The M2M model was trained on the true-case, so there is no need to lower-case the text.
Regarding sub-wording, if you use the UI, you just have to select the SentencePiece model found in the same folder of M2M download, and pass a regular text. If you rather want to use M2M yourself, you will have to use this SentencePiece model to sub-word the source text first
M2M-100 uses language codes like "__en__", "__ja__", "__fr__", etc.
I will let you know when I adjust the GUI. For now, if you like to try M2M-100 models, you can use the following code. No need to adjust the source or target, as the code below takes care of this. Just make sure you modify the first 4 lines for file paths. If you use a different language pair/direction, change src_prefix and tgt_prefix as well.
import sentencepiece as spm
# [Modify] Set file paths and language prefixes
source_file_path = "source_test.en"
target_file_path = "target_test.ja"
sp_model_path = "m2m100_ct2/spm.128k.model"
ct_model_path = "m2m100_ct2/"
src_prefix = "__en__"
tgt_prefix = "__ja__"
# Load the source SentecePiece model
sp = spm.SentencePieceProcessor()
# Open the source file
with open(source_file_path, "r") as source:
lines = source.readlines()
source_sents = [line.strip() for line in lines]
target_prefix = [[tgt_prefix]] * len(source_sents)
# Subword the source sentences
source_sents_subworded = sp.encode(source_sents, out_type="str")
source_sents_subworded = [[src_prefix] + sent for sent in source_sents_subworded]
print("First sentence:", source_sents_subworded)
# Translate the source sentences
translator = ctranslate2.Translator(ct_model_path, device="cpu") # or "cuda" for GPU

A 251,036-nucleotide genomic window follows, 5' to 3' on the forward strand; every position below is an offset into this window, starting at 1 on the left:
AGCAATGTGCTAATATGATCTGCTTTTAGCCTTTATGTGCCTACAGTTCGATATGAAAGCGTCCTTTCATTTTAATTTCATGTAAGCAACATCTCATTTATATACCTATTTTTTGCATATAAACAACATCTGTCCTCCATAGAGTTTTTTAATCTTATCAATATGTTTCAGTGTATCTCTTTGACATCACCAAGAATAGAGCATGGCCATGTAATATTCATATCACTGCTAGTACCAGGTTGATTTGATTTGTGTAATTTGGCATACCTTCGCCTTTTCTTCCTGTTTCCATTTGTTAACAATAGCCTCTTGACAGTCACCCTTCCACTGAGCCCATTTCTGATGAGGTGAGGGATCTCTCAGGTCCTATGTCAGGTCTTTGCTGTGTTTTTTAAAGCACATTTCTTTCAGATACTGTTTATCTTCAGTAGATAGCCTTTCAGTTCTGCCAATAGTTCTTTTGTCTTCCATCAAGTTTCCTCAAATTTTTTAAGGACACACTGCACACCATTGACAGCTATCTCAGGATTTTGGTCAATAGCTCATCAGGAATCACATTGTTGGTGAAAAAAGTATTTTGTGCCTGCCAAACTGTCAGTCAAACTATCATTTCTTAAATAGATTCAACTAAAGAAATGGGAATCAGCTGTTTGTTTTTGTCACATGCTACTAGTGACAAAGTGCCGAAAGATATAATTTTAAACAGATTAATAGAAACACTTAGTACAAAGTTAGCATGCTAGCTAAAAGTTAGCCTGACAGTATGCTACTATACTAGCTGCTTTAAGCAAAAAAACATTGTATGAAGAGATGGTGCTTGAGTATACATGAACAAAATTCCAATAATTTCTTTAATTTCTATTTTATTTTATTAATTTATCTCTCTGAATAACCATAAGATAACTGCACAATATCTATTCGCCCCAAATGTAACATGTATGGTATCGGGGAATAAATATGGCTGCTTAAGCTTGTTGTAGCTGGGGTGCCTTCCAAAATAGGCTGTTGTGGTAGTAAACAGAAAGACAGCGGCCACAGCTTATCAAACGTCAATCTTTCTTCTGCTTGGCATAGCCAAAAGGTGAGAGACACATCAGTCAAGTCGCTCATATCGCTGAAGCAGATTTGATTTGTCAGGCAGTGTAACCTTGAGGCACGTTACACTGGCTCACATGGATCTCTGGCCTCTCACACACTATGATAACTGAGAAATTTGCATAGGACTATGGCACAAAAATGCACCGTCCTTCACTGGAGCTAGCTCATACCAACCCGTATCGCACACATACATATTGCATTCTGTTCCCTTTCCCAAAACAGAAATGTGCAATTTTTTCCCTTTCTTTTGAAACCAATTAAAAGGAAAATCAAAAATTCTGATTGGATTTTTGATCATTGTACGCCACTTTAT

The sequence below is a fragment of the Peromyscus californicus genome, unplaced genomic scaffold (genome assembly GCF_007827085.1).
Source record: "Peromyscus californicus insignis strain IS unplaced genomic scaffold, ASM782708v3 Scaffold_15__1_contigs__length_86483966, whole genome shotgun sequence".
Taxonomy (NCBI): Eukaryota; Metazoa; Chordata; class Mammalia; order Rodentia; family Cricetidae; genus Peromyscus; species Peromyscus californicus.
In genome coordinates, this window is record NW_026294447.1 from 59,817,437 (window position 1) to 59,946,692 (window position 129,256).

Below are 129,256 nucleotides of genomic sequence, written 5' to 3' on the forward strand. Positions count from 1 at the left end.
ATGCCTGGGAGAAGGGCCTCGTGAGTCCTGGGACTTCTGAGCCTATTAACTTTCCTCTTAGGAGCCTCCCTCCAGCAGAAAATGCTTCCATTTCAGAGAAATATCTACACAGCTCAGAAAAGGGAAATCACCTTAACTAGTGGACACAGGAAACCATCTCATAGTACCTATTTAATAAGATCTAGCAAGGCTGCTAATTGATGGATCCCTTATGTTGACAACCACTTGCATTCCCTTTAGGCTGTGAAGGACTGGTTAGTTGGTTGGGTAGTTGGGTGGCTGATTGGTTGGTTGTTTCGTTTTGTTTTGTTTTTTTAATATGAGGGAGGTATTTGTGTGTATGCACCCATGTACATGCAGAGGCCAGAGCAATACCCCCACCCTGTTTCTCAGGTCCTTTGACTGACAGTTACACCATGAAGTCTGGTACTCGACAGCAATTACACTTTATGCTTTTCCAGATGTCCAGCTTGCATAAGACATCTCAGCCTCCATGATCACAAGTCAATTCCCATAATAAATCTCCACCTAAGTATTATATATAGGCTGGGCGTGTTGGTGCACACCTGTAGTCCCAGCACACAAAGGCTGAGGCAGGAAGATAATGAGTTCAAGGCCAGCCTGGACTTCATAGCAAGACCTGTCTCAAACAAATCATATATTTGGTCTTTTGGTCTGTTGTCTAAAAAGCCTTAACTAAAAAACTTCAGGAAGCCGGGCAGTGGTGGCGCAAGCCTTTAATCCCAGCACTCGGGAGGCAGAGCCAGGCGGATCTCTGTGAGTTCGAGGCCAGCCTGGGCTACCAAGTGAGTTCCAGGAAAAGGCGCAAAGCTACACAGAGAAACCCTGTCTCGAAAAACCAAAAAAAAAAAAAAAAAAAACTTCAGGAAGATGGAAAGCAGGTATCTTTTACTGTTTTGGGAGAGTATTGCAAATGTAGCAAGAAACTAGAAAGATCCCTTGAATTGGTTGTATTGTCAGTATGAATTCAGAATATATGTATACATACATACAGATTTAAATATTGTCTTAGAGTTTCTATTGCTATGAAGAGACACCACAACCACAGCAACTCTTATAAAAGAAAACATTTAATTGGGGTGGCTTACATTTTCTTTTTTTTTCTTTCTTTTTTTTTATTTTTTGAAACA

translations = translator.translate_batch(source_sents_subworded, batch_type="tokens", max_batch_size=2024, target_prefix=target_prefix)
translations = [translation['tokens'] for translation in translations]
# Desubword the target sentences
translations_desubword = sp.decode(translations)
translations_desubword = [sent[len(tgt_prefix):] for sent in translations_desubword]
print("First translation:", translations_desubword)
# Save the translations to the a file
with open(target_file_path, "w+", encoding="utf-8") as target:
for line in translations_desubword:
target.write(line.strip() + "\n")
print("Done! Target file saved at:", target_file_path)
By the way this is what I was talking about with how my model produces semantically similar sentences, but leans towards Japanese verb forms rather than those derived from Chinese like in the WMT reference.
As for the French-to-English model, you can find a recent version in the CTranslate2 format here.
As for the English-to-Arabic model, this was an experimental model trained on about 400k segments from MS Terminology. It used RNN-LSTM, not the Transformer model, so it cannot be converted to the CTranslate2 format.
For training an English-to-Arabic model, I would recommend using enough data from OPUS (maybe, avoid crawled corpora), and applying the Transformer model. I am working on a new English-to-Arabic model, and I can publish it once it is finished.
For Domain Adaptation, i.e. to create specialized models, one needs to have a good baseline model trained on enough (general) data, and then fine-tune it on in-domain data. This is because usually in-domain data is less, and might not be enough to train a strong model from scratch. There are multiple ways for Domain Adaptation. For example, I explained Mixed Fine-tuning (Chu et al., 2017) in this blog.
Nowadays, you can find a lot of pre-trained models. Obviously, not all of them of good quality, but you can try.
M2M-100 model supports 100 languages, including Arabic. You can find a CTranslate2 version of it that you can use in DesktopTranslator here.
Argos Translate models: Argos Translate is another good tool. It also supports CTranslate2 models. So you can download the model you want from the list of models. Then, change the extension to zip and extract it. You will find the CTranslate2 model and SentencePiece model, that you can use in DesktopTranslator as well.